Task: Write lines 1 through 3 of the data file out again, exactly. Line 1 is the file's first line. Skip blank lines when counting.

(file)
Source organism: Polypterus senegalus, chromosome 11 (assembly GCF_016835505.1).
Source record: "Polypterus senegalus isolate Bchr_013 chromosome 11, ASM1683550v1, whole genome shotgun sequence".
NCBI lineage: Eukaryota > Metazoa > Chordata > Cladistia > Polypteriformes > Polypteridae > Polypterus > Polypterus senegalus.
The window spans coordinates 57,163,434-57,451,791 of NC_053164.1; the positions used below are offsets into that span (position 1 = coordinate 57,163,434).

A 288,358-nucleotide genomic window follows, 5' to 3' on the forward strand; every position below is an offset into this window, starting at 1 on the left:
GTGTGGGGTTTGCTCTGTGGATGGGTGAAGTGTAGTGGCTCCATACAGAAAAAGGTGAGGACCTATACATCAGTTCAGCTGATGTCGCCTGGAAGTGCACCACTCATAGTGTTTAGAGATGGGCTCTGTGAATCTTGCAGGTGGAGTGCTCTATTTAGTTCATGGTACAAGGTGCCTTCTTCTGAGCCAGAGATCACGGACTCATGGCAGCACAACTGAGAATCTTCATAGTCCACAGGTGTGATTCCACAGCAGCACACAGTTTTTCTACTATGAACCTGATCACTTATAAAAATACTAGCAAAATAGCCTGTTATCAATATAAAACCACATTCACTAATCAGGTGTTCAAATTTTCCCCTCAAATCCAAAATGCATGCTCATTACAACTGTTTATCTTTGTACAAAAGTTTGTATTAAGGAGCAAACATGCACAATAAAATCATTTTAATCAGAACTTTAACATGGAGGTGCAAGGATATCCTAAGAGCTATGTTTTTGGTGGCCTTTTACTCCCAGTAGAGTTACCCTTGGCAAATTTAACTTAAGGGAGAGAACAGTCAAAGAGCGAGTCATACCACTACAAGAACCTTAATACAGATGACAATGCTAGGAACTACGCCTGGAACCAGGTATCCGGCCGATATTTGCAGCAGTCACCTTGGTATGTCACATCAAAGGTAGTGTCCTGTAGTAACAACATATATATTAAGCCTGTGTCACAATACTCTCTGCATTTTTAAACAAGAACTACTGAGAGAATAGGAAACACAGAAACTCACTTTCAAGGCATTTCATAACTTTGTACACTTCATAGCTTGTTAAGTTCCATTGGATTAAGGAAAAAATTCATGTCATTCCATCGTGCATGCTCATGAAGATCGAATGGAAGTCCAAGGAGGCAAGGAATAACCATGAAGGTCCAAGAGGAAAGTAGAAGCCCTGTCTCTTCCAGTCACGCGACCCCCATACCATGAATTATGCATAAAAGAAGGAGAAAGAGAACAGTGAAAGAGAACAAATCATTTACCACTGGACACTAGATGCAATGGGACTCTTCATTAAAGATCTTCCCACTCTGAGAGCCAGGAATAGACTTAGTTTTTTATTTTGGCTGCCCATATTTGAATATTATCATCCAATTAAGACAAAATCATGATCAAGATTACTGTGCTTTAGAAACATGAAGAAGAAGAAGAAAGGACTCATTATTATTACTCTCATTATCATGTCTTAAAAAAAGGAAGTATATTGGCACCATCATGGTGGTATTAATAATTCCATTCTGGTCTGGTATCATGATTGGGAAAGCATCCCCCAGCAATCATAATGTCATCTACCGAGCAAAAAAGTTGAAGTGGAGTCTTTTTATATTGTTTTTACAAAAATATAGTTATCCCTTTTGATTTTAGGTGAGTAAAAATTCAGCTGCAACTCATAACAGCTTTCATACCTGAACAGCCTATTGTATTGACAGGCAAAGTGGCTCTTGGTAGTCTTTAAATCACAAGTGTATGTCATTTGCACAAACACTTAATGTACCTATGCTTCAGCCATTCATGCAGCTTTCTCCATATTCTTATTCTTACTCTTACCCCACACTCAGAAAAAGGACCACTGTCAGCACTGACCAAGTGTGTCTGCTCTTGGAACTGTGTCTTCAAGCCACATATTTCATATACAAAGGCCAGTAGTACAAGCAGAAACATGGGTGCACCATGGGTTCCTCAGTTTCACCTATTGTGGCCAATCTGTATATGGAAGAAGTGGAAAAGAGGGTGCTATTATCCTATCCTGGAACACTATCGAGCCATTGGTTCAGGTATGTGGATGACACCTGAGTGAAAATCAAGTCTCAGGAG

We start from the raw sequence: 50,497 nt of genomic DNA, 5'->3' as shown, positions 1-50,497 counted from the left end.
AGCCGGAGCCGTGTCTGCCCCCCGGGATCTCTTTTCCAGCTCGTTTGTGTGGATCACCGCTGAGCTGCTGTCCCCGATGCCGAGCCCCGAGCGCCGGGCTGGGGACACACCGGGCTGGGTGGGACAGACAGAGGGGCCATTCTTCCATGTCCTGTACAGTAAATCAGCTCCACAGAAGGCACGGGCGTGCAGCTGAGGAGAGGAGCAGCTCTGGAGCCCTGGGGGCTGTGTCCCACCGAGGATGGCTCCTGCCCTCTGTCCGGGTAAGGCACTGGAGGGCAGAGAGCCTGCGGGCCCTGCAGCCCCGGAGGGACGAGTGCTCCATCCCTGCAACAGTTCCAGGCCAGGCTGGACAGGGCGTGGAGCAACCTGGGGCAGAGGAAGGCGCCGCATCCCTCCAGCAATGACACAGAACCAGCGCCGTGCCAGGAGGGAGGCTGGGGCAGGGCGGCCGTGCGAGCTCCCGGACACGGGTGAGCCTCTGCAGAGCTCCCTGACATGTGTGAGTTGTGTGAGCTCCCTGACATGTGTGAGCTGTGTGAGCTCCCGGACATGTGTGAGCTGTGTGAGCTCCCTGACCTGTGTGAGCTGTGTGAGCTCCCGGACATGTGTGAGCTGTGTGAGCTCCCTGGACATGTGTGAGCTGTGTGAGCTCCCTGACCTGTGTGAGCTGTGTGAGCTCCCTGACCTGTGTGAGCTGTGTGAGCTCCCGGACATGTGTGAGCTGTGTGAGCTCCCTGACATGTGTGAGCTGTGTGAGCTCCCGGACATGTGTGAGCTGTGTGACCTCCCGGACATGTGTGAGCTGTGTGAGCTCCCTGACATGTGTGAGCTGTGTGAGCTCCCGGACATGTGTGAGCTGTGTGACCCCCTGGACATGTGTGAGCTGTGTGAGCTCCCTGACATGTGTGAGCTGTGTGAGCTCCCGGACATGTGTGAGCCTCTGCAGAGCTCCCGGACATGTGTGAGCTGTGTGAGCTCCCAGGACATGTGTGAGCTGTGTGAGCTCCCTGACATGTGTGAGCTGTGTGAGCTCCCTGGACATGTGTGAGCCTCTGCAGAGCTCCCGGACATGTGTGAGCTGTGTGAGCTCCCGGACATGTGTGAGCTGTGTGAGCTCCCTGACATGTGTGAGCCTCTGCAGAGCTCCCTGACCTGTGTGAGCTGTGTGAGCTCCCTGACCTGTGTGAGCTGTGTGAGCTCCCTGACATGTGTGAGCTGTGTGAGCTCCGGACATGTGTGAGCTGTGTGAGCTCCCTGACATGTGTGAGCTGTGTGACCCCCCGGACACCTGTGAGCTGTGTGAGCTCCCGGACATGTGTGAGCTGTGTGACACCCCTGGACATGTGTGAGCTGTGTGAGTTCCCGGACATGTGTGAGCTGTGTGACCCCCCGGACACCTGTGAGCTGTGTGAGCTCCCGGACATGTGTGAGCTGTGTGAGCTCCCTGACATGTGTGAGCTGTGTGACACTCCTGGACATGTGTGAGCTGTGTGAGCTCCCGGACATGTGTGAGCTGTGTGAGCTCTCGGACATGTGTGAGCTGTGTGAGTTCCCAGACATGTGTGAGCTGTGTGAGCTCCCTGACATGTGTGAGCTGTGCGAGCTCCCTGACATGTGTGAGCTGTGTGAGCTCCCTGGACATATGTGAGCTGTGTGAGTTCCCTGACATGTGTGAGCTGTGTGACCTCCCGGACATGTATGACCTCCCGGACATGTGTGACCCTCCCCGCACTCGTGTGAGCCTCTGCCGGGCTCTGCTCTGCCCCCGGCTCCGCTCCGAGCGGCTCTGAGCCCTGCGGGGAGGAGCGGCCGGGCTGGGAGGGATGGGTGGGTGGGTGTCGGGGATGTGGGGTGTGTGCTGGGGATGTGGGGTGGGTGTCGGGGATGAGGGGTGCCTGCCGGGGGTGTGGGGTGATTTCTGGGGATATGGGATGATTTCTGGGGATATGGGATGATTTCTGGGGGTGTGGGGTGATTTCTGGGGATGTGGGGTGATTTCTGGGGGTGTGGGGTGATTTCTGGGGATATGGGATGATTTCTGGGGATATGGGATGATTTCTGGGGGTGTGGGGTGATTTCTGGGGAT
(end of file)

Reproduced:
Source organism: Polypterus senegalus, chromosome 11 (assembly GCF_016835505.1).
Source record: "Polypterus senegalus isolate Bchr_013 chromosome 11, ASM1683550v1, whole genome shotgun sequence".
NCBI lineage: Eukaryota > Metazoa > Chordata > Cladistia > Polypteriformes > Polypteridae > Polypterus > Polypterus senegalus.